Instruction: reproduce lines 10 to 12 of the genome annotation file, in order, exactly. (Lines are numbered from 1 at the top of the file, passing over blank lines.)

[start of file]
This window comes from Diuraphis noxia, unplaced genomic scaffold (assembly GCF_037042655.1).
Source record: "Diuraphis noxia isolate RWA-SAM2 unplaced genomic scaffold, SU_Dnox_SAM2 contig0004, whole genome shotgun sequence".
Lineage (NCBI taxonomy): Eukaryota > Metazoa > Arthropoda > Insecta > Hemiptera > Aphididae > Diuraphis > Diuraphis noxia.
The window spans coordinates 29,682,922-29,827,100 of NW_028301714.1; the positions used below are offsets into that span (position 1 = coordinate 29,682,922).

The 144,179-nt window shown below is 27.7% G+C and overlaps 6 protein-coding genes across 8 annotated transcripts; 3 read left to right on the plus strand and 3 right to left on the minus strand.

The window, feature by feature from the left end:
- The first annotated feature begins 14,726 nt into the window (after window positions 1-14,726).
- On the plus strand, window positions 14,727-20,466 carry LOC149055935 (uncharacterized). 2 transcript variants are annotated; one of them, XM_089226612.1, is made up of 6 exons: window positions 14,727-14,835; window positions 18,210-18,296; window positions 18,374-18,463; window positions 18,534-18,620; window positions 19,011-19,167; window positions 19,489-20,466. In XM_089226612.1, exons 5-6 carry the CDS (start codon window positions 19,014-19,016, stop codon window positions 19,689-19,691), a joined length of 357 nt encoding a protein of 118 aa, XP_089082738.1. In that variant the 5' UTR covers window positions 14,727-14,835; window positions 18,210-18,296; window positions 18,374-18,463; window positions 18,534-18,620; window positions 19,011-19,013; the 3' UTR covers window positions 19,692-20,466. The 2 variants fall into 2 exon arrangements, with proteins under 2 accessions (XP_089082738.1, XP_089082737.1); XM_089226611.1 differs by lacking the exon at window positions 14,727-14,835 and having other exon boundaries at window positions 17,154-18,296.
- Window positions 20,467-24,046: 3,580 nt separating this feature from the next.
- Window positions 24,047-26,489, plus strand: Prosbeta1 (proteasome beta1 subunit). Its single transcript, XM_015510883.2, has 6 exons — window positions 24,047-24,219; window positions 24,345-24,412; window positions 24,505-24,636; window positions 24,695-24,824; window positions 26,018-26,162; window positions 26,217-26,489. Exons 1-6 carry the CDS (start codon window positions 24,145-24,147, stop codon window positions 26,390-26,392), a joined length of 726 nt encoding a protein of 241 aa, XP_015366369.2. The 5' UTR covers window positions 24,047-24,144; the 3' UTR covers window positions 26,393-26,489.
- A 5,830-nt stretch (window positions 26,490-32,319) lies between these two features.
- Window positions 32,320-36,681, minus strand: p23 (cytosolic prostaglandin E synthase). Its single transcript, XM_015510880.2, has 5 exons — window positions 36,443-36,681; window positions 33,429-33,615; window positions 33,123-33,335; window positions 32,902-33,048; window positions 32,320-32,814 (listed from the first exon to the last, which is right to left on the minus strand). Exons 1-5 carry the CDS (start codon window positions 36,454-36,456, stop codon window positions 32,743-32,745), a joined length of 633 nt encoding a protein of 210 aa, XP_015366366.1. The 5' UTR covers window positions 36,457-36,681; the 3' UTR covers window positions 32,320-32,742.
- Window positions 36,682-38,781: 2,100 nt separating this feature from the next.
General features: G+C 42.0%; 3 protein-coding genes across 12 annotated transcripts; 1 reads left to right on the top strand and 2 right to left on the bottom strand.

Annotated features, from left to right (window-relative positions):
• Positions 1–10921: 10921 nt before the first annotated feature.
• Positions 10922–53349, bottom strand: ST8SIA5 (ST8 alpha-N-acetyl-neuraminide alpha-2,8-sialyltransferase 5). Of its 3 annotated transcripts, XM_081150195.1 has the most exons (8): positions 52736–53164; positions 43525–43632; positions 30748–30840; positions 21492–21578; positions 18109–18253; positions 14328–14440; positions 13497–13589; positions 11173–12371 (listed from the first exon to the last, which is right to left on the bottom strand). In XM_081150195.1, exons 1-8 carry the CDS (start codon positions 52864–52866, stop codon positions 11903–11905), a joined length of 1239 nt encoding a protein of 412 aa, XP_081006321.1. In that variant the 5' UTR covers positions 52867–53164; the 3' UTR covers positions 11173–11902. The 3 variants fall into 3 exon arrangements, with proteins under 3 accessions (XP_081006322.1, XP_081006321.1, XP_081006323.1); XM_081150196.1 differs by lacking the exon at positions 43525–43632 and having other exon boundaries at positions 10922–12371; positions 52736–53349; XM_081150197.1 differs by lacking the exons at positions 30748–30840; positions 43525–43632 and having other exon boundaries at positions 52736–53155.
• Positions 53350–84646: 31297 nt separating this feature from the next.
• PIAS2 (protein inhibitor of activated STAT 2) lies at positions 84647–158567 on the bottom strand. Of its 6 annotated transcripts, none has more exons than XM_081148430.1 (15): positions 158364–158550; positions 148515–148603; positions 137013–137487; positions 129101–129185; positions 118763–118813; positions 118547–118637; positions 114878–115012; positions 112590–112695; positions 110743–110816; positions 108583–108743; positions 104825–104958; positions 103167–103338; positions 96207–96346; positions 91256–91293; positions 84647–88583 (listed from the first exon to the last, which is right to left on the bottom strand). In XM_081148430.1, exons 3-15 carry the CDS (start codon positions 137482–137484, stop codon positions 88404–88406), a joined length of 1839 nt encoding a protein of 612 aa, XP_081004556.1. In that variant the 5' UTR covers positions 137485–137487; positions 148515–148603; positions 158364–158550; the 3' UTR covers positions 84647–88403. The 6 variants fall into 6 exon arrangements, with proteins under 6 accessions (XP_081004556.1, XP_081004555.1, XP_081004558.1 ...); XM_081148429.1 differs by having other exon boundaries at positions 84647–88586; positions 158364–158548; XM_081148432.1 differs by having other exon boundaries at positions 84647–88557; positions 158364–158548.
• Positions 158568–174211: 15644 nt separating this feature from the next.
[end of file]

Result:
- Window positions 24,047-26,489, plus strand: Prosbeta1 (proteasome beta1 subunit). Its single transcript, XM_015510883.2, has 6 exons — window positions 24,047-24,219; window positions 24,345-24,412; window positions 24,505-24,636; window positions 24,695-24,824; window positions 26,018-26,162; window positions 26,217-26,489. Exons 1-6 carry the CDS (start codon window positions 24,145-24,147, stop codon window positions 26,390-26,392), a joined length of 726 nt encoding a protein of 241 aa, XP_015366369.2. The 5' UTR covers window positions 24,047-24,144; the 3' UTR covers window positions 26,393-26,489.
- A 5,830-nt stretch (window positions 26,490-32,319) lies between these two features.
- Window positions 32,320-36,681, minus strand: p23 (cytosolic prostaglandin E synthase). Its single transcript, XM_015510880.2, has 5 exons — window positions 36,443-36,681; window positions 33,429-33,615; window positions 33,123-33,335; window positions 32,902-33,048; window positions 32,320-32,814 (listed from the first exon to the last, which is right to left on the minus strand). Exons 1-5 carry the CDS (start codon window positions 36,454-36,456, stop codon window positions 32,743-32,745), a joined length of 633 nt encoding a protein of 210 aa, XP_015366366.1. The 5' UTR covers window positions 36,457-36,681; the 3' UTR covers window positions 32,320-32,742.